Wednesday, January 19, 2011
wd~50: Having Your Dessert for Dinner
I've never really loved dessert. Sure, over the years I've eaten my fair share of memorable desserts, and even admit liking something sweet to finish a meal, but if push came to shove, I'd definately classify myself being more of a savory person than a someone with a sweet tooth. Yet a funny thing has happened as I've grown older (and wider), I've come to gain a new appreciation for dessert. Maybe my tastes have just changed, or perhaps it's that pastry chefs have become more experimental lately, venturing further for inspiration and tinkering with once unimaginable flavor combinations (herb flavored ice creams). But it wasn't until MW and I ate at Wylie Dufresne's famed, wd~50, that I actually started craving the desserts of former pastry chef, Alex Stupak. So when news leaked that Stupak would be soon be leaving Dufresne's side, to open Empellon, a taqueria, I made quick work securing a reservation to experience one last taste of Stupak's creative confections.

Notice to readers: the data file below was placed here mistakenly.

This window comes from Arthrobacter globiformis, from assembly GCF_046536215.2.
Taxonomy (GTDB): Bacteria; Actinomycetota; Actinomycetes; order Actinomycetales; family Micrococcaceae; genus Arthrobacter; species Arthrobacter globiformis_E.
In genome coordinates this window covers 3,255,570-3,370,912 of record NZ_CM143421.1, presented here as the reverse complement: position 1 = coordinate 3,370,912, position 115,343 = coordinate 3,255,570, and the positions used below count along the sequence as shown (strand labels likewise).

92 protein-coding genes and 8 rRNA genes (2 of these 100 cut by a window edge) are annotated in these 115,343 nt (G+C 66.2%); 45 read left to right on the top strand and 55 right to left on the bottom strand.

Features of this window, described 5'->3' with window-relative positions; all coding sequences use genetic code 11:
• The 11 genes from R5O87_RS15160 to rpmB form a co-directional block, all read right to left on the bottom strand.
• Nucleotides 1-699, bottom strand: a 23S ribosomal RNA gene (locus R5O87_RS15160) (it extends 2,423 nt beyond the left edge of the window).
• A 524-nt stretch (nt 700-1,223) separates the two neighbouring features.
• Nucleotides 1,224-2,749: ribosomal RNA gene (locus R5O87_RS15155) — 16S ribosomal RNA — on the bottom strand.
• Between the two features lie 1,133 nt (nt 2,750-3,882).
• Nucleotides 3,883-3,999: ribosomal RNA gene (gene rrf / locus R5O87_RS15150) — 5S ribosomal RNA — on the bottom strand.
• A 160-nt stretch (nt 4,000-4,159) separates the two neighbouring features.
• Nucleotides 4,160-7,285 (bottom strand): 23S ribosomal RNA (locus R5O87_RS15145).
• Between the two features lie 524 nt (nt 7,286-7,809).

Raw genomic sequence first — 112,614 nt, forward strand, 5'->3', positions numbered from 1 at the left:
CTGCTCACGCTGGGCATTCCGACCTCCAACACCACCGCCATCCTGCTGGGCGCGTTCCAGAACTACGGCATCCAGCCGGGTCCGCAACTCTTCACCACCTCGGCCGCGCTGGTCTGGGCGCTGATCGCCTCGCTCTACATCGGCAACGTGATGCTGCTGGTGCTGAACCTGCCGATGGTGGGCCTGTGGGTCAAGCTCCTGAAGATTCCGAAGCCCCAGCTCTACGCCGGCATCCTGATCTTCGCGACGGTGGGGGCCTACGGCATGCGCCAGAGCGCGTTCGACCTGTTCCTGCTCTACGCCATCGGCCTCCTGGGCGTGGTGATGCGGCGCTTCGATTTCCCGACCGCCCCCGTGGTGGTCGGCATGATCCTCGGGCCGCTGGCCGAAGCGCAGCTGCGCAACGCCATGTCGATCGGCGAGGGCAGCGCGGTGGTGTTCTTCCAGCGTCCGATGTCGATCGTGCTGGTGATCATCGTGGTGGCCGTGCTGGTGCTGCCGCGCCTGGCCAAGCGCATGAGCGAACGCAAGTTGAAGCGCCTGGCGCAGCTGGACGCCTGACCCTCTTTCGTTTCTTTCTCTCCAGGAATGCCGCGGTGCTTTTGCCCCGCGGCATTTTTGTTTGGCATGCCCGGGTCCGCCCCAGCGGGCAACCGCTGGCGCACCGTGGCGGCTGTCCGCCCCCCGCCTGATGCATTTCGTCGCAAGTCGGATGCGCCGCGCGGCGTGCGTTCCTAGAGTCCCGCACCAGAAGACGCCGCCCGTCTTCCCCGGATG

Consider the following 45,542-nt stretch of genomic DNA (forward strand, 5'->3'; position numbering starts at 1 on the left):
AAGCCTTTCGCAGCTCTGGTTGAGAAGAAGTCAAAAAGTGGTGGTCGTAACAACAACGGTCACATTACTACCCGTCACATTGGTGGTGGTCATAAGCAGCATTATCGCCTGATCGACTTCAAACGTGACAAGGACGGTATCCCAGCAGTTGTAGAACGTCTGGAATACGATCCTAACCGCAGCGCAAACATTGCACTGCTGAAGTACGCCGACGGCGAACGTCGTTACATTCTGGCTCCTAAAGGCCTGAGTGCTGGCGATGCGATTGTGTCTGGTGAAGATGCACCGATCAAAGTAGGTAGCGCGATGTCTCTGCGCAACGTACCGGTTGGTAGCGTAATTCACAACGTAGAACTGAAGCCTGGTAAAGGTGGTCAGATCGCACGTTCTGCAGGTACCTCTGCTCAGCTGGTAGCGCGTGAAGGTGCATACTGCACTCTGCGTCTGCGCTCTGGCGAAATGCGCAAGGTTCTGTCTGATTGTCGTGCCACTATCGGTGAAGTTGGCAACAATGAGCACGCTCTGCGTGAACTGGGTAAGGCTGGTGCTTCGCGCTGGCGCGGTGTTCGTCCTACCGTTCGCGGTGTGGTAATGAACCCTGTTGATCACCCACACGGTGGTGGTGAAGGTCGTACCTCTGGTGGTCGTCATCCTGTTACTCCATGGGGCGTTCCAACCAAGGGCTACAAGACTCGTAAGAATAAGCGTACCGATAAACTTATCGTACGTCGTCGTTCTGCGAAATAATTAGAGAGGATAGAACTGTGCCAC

The takeaway from our previous (and only) meal at wd~50 was that the tasting menu's highs were extremely high, but its lows were very low. The one caveat to this assessment was in regard to the desserts, all of which amazed us both. So this time around, MW and I made it a point to maybe order an interesting savory course or two from the menu before going all in, and ordering the five-course dessert tasting menu. Our reservation came right before the holiday, and the restaurant was festively decorated, with a beautiful wreath. While I've heard great things about the restaurant's ability to pair wines with their desserts, MW and I chose to go the cocktail route, which to our surprise also reflected the holiday spirit. MW started with the Wonderland - Candy Cane Gin, Clarified Pear Juice, Carbonated - while I had the Kum All Ye - Kumquat Bourbon, Canton Ginger, Lillet. Each drink contained seasonal flavors you'd typically expect to find on a plate, but in a glass.